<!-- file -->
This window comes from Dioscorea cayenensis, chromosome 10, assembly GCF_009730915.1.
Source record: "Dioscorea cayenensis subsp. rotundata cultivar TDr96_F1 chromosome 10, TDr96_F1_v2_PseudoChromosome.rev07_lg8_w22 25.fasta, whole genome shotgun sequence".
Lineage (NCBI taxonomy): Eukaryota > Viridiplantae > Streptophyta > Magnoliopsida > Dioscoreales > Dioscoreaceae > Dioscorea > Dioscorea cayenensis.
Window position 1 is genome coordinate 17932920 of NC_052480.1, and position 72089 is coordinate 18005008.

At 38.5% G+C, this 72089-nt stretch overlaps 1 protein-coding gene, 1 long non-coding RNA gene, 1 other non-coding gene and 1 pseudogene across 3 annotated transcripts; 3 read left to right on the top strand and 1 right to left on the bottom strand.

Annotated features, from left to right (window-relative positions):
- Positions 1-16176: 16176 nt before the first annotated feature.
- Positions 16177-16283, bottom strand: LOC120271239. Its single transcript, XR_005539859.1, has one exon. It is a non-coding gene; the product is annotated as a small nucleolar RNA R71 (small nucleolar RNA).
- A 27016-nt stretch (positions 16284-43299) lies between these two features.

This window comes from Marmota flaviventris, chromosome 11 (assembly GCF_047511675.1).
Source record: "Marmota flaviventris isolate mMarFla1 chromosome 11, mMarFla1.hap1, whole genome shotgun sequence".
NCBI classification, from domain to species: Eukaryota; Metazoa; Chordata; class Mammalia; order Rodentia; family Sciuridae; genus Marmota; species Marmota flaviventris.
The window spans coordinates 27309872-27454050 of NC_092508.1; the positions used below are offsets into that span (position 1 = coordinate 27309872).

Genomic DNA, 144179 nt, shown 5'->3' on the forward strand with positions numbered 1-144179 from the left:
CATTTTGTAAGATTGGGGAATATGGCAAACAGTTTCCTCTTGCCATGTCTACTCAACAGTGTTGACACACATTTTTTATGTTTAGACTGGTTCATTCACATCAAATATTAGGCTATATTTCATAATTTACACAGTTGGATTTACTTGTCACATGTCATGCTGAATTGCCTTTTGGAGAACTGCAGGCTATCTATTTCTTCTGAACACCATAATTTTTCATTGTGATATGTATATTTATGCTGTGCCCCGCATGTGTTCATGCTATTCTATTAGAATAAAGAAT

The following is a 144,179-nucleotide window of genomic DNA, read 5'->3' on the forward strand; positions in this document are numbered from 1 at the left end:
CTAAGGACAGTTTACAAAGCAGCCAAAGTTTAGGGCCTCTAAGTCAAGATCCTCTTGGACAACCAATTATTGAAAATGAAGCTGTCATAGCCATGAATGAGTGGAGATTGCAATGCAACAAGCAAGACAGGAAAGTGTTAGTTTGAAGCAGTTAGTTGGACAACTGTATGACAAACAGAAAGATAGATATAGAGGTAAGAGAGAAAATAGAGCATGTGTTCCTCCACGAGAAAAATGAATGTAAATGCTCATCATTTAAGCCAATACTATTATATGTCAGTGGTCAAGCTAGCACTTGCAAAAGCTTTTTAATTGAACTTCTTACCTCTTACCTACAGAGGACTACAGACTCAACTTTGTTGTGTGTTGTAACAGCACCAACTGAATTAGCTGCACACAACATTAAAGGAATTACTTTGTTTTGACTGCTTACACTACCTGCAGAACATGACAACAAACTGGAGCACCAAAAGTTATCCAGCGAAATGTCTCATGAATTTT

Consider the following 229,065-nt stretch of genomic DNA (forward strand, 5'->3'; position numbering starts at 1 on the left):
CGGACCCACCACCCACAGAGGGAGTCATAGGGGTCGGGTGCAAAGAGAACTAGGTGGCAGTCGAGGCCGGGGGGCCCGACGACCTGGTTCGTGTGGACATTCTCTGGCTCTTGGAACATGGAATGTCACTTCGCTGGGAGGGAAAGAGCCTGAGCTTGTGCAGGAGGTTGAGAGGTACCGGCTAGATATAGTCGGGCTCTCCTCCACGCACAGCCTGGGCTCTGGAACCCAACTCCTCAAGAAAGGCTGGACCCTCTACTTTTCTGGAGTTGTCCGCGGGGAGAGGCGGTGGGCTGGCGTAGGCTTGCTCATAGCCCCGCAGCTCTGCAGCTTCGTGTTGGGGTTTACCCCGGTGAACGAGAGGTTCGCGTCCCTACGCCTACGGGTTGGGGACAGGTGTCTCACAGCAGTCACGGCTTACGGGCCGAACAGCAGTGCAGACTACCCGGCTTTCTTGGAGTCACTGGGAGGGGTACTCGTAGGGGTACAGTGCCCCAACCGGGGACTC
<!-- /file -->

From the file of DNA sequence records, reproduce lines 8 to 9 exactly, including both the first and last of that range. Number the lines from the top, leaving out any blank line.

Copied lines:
- Positions 16177-16283, bottom strand: LOC120271239. Its single transcript, XR_005539859.1, has one exon. It is a non-coding gene; the product is annotated as a small nucleolar RNA R71 (small nucleolar RNA).
- A 27016-nt stretch (positions 16284-43299) lies between these two features.